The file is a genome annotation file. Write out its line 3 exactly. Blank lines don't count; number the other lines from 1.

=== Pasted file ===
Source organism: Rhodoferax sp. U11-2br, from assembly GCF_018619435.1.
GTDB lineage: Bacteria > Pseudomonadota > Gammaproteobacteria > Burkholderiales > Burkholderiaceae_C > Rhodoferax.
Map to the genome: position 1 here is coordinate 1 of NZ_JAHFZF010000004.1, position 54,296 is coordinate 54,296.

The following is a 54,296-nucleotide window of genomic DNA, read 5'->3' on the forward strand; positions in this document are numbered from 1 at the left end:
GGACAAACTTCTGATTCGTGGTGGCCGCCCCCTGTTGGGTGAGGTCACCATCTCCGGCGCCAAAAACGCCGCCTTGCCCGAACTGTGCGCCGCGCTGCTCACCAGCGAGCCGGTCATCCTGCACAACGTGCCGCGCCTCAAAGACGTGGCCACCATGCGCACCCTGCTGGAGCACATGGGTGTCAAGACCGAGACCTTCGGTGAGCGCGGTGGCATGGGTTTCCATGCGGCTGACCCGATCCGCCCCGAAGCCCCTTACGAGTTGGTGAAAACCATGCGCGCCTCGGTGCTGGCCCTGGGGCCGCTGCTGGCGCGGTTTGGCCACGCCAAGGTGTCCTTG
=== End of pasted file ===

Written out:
Map to the genome: position 1 here is coordinate 1 of NZ_JAHFZF010000004.1, position 54,296 is coordinate 54,296.